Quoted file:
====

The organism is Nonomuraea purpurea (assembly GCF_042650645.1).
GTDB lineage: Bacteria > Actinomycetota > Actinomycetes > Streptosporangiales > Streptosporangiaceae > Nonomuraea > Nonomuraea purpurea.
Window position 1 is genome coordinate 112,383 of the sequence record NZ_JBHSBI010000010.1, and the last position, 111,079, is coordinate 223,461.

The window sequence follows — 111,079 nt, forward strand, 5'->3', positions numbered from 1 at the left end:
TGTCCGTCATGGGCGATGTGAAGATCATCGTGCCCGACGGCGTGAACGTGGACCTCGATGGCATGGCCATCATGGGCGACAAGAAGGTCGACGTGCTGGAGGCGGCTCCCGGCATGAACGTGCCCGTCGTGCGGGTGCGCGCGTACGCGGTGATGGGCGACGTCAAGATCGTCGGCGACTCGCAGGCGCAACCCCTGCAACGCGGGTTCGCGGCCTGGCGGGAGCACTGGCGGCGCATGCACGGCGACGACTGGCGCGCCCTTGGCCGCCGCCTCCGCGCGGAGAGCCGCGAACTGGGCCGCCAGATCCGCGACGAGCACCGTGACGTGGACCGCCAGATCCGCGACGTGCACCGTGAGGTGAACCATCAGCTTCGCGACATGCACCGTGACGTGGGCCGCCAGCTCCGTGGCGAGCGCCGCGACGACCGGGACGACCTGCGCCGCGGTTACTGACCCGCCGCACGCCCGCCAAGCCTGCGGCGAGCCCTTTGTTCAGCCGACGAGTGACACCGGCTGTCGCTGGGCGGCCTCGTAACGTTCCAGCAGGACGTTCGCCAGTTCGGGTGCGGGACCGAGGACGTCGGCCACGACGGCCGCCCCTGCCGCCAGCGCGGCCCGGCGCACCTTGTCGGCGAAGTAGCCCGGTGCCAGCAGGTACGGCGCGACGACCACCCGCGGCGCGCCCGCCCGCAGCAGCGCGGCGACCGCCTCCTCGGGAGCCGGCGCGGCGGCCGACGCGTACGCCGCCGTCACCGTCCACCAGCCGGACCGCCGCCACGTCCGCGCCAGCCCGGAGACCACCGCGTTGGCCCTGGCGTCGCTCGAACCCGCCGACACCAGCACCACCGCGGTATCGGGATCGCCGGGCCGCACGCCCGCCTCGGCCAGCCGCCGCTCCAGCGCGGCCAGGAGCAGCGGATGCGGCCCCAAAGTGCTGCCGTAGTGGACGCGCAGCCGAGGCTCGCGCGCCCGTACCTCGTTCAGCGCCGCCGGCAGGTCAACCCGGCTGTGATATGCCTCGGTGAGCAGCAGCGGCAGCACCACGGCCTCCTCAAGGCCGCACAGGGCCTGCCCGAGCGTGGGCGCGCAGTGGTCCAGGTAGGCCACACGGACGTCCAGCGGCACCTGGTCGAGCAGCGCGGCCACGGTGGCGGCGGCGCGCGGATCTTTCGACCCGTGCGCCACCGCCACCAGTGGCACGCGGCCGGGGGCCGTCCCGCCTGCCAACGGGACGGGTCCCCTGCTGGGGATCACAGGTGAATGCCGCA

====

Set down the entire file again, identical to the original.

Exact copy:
The organism is Nonomuraea purpurea (assembly GCF_042650645.1).
GTDB lineage: Bacteria > Actinomycetota > Actinomycetes > Streptosporangiales > Streptosporangiaceae > Nonomuraea > Nonomuraea purpurea.
Window position 1 is genome coordinate 112,383 of the sequence record NZ_JBHSBI010000010.1, and the last position, 111,079, is coordinate 223,461.

The window sequence follows — 111,079 nt, forward strand, 5'->3', positions numbered from 1 at the left end:
TGTCCGTCATGGGCGATGTGAAGATCATCGTGCCCGACGGCGTGAACGTGGACCTCGATGGCATGGCCATCATGGGCGACAAGAAGGTCGACGTGCTGGAGGCGGCTCCCGGCATGAACGTGCCCGTCGTGCGGGTGCGCGCGTACGCGGTGATGGGCGACGTCAAGATCGTCGGCGACTCGCAGGCGCAACCCCTGCAACGCGGGTTCGCGGCCTGGCGGGAGCACTGGCGGCGCATGCACGGCGACGACTGGCGCGCCCTTGGCCGCCGCCTCCGCGCGGAGAGCCGCGAACTGGGCCGCCAGATCCGCGACGAGCACCGTGACGTGGACCGCCAGATCCGCGACGTGCACCGTGAGGTGAACCATCAGCTTCGCGACATGCACCGTGACGTGGGCCGCCAGCTCCGTGGCGAGCGCCGCGACGACCGGGACGACCTGCGCCGCGGTTACTGACCCGCCGCACGCCCGCCAAGCCTGCGGCGAGCCCTTTGTTCAGCCGACGAGTGACACCGGCTGTCGCTGGGCGGCCTCGTAACGTTCCAGCAGGACGTTCGCCAGTTCGGGTGCGGGACCGAGGACGTCGGCCACGACGGCCGCCCCTGCCGCCAGCGCGGCCCGGCGCACCTTGTCGGCGAAGTAGCCCGGTGCCAGCAGGTACGGCGCGACGACCACCCGCGGCGCGCCCGCCCGCAGCAGCGCGGCGACCGCCTCCTCGGGAGCCGGCGCGGCGGCCGACGCGTACGCCGCCGTCACCGTCCACCAGCCGGACCGCCGCCACGTCCGCGCCAGCCCGGAGACCACCGCGTTGGCCCTGGCGTCGCTCGAACCCGCCGACACCAGCACCACCGCGGTATCGGGATCGCCGGGCCGCACGCCCGCCTCGGCCAGCCGCCGCTCCAGCGCGGCCAGGAGCAGCGGATGCGGCCCCAAAGTGCTGCCGTAGTGGACGCGCAGCCGAGGCTCGCGCGCCCGTACCTCGTTCAGCGCCGCCGGCAGGTCAACCCGGCTGTGATATGCCTCGGTGAGCAGCAGCGGCAGCACCACGGCCTCCTCAAGGCCGCACAGGGCCTGCCCGAGCGTGGGCGCGCAGTGGTCCAGGTAGGCCACACGGACGTCCAGCGGCACCTGGTCGAGCAGCGCGGCCACGGTGGCGGCGGCGCGCGGATCTTTCGACCCGTGCGCCACCGCCACCAGTGGCACGCGGCCGGGGGCCGTCCCGCCTGCCAACGGGACGGGTCCCCTGCTGGGGATCACAGGTGAATGCCGCA